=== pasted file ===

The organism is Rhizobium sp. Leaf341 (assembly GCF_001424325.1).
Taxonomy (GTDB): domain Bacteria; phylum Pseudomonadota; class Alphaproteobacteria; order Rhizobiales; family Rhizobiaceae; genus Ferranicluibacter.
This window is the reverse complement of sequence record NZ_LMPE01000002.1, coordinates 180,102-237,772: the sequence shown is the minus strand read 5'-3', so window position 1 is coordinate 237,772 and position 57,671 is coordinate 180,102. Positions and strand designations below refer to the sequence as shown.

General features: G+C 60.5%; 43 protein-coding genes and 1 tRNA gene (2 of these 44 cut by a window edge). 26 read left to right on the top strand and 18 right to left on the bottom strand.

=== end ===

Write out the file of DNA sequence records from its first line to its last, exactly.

The organism is Rhizobium sp. Leaf341 (assembly GCF_001424325.1).
Taxonomy (GTDB): domain Bacteria; phylum Pseudomonadota; class Alphaproteobacteria; order Rhizobiales; family Rhizobiaceae; genus Ferranicluibacter.
This window is the reverse complement of sequence record NZ_LMPE01000002.1, coordinates 180,102-237,772: the sequence shown is the minus strand read 5'-3', so window position 1 is coordinate 237,772 and position 57,671 is coordinate 180,102. Positions and strand designations below refer to the sequence as shown.

General features: G+C 60.5%; 43 protein-coding genes and 1 tRNA gene (2 of these 44 cut by a window edge). 26 read left to right on the top strand and 18 right to left on the bottom strand.